08.08.2017 | TOP NEWS, Research

Native plant seeds: An essential resource to ecological restoration in Europe

Temperate grasslands of Europe are incredible hotspots of biodiversity and are key habitats of conservation concern. Many are in decline and require ecological restoration for habitat improvement (photo: Emma Ladouceur).

Temperate grasslands of Europe are incredible hotspots of biodiversity and are key habitats of conservation concern. Many are in decline and require ecological restoration for habitat improvement (photo: Emma Ladouceur).

Leontopodium alpinum is an indicator species of calcareous alpine grasslands, and is available from approximately 6% of seed producers across Europe (photo: Emma Ladouceur).

Leontopodium alpinum is an indicator species of calcareous alpine grasslands, and is available from approximately 6% of seed producers across Europe (photo: Emma Ladouceur).

Collecting a biodiverse mix of native seed by hand is not an option for most ecological restoration projects (photo: Emma Ladouceur).

Collecting a biodiverse mix of native seed by hand is not an option for most ecological restoration projects (photo: Emma Ladouceur).

Leipzig/ Halle/ Trento (IT). Ecological restoration aims to recover damaged ecosystems. It relies on the supply of seeds from native plants, and the farming of these seeds is emerging as a developing market. However, at present only a small proportion of plant species relevant to the restoration of grasslands in Europe can be purchased as seed a new study in Conservation Letters found.

The study was supervised by Borja Jiménez-Alfaro, who is a researcher at the iDiv research centre and the Martin Luther University Halle-Wittenberg, and led by Emma Ladouceur, a researcher at MUSE - Science Museum (Trento, Italy). Together with their colleagues, they have identified over 1.000 species which are important for the restoration of grasslands in Europe. They found that only for 32% of these species there are seeds available on the market along with information about how to make them germinate. The latter is important because in some cases companies can store seeds from native species, but if they do not know their germination requirements, they cannot use them or produce high quantities to be commercialized. “This is unfortunate, because with only a limited set of native species available, restoration projects may fail to reinstate functioning ecosystems”, says Jiménez-Alfaro. “And we also need to consider that the real number of seeds available is much lower at the country level and for protected species, which means that there is an insufficient reservoir of seeds and germination protocols to reintroduce endangered plants”. Therefore, seed supply and related scientific research have to be improved.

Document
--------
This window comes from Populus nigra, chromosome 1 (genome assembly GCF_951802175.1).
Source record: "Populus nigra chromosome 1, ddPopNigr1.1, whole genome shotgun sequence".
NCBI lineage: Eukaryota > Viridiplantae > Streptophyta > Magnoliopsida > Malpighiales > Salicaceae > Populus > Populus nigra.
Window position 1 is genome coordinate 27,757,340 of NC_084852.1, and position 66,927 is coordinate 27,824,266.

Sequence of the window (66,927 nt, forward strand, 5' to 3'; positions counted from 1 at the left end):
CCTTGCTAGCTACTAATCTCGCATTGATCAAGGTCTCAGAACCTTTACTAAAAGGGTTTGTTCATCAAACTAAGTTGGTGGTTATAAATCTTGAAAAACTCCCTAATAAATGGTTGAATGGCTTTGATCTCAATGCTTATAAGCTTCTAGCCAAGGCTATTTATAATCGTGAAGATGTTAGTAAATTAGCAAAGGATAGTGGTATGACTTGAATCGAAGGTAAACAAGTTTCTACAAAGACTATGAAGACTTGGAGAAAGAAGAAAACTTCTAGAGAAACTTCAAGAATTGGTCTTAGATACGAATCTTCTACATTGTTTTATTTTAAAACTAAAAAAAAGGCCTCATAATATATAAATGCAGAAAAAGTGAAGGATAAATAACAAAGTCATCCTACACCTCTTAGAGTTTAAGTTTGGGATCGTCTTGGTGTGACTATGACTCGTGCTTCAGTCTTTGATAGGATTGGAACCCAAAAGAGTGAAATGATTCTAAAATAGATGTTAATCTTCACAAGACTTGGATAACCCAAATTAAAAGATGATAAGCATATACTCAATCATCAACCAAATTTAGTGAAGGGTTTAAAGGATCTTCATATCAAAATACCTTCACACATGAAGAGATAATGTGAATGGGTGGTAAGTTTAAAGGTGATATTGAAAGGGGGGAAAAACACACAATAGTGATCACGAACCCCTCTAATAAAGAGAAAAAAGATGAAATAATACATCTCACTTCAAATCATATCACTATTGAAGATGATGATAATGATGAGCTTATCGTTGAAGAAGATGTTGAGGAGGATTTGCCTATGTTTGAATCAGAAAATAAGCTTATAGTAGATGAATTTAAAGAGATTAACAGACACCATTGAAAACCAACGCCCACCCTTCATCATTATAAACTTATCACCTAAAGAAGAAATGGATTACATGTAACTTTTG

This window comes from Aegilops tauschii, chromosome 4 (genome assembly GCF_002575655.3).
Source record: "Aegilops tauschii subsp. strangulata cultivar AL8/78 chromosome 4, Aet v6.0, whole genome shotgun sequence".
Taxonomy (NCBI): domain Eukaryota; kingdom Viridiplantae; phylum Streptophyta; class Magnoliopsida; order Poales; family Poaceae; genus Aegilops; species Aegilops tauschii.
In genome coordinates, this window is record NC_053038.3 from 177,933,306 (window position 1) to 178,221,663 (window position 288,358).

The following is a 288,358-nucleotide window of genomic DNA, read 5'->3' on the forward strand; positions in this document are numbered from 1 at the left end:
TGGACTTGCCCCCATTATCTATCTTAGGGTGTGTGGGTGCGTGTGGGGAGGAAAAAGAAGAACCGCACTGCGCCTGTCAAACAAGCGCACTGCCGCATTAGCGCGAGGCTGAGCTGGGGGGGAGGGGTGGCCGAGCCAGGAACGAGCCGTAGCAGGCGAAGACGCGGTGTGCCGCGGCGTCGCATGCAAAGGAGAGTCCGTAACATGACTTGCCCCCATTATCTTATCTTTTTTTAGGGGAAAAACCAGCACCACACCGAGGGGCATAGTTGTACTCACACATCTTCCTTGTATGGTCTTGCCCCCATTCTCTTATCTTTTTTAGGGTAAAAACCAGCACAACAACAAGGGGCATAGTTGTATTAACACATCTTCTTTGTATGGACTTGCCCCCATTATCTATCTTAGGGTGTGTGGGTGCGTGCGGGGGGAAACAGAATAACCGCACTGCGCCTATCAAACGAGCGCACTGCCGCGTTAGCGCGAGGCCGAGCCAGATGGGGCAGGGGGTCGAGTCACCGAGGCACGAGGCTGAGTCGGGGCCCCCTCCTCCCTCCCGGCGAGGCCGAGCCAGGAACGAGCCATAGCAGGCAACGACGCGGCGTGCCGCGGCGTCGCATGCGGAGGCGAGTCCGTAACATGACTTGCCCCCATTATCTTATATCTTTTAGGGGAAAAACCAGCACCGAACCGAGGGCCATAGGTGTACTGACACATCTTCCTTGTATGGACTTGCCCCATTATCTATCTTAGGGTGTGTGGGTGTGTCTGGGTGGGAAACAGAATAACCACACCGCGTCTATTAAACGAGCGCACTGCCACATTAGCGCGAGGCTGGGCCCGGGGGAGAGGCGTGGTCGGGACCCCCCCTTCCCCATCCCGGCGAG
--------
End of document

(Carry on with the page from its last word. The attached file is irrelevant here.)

To this end, the study authors proposes to substantially expand research and development on native seed production, to increase open-source knowledge transfer between public, private and academic sectors and to create supportive policies to stimulate the demand and production of diverse seeds in Europe. Ultimately, the scientists argue, there is also great economical potential, as seed production is a promising industrial field.

The study was carried out within the NASSTEC project (Native Seed Science, Technology & Conservation Initial Training Network), which is coordinated by MUSE and is part of the European Union’s Research and Innovation Programme FP7.  

 

Original article:
Ladouceur, E., Jiménez-Alfaro, B., Marin, M., De Vitis, M., Iannetta, P.P.M., Bonomi, C. & Pritchard, H.W. Native seed supply and the restoration species pool. Conservation Letters. doi:10.1111/conl.12381

Contact:
Dr Borja Jiménez-Alfaro
German Centre for Integrative Biodiversity Research (iDiv)
Geobotany and Botanical Garden, Institute of Biology, Martin Luther University Halle-Wittenberg
Personal web: http://jimenezalfaro.weebly.com/  

Further information:  
NASSTEC Project: www.nasstec.eu
NASSTEC conference: https://nasstec.eu/conference/programme  

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